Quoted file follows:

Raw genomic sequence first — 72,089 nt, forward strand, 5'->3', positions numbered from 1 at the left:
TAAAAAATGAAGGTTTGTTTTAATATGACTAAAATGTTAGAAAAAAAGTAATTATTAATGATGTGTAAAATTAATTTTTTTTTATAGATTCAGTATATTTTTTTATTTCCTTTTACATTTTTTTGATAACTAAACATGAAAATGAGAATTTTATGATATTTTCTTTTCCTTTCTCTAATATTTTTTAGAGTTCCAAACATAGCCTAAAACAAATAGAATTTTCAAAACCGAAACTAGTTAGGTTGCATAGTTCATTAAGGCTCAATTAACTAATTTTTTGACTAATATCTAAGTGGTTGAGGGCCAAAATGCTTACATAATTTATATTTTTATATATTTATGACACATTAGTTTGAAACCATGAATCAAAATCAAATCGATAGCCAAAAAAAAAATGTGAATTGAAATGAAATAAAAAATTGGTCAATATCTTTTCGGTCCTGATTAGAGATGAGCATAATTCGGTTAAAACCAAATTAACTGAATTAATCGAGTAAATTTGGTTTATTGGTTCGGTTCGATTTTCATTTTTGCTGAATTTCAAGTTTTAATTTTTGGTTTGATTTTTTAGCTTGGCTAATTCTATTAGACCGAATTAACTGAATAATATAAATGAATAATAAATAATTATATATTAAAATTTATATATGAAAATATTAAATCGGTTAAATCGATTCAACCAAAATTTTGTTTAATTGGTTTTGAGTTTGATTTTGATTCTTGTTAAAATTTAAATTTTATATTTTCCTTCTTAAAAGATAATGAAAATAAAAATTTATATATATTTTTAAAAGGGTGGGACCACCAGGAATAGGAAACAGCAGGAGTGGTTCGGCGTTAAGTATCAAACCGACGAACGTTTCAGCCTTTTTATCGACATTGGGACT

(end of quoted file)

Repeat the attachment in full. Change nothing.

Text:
Raw genomic sequence first — 72,089 nt, forward strand, 5'->3', positions numbered from 1 at the left:
TAAAAAATGAAGGTTTGTTTTAATATGACTAAAATGTTAGAAAAAAAGTAATTATTAATGATGTGTAAAATTAATTTTTTTTTATAGATTCAGTATATTTTTTTATTTCCTTTTACATTTTTTTGATAACTAAACATGAAAATGAGAATTTTATGATATTTTCTTTTCCTTTCTCTAATATTTTTTAGAGTTCCAAACATAGCCTAAAACAAATAGAATTTTCAAAACCGAAACTAGTTAGGTTGCATAGTTCATTAAGGCTCAATTAACTAATTTTTTGACTAATATCTAAGTGGTTGAGGGCCAAAATGCTTACATAATTTATATTTTTATATATTTATGACACATTAGTTTGAAACCATGAATCAAAATCAAATCGATAGCCAAAAAAAAAATGTGAATTGAAATGAAATAAAAAATTGGTCAATATCTTTTCGGTCCTGATTAGAGATGAGCATAATTCGGTTAAAACCAAATTAACTGAATTAATCGAGTAAATTTGGTTTATTGGTTCGGTTCGATTTTCATTTTTGCTGAATTTCAAGTTTTAATTTTTGGTTTGATTTTTTAGCTTGGCTAATTCTATTAGACCGAATTAACTGAATAATATAAATGAATAATAAATAATTATATATTAAAATTTATATATGAAAATATTAAATCGGTTAAATCGATTCAACCAAAATTTTGTTTAATTGGTTTTGAGTTTGATTTTGATTCTTGTTAAAATTTAAATTTTATATTTTCCTTCTTAAAAGATAATGAAAATAAAAATTTATATATATTTTTAAAAGGGTGGGACCACCAGGAATAGGAAACAGCAGGAGTGGTTCGGCGTTAAGTATCAAACCGACGAACGTTTCAGCCTTTTTATCGACATTGGGACT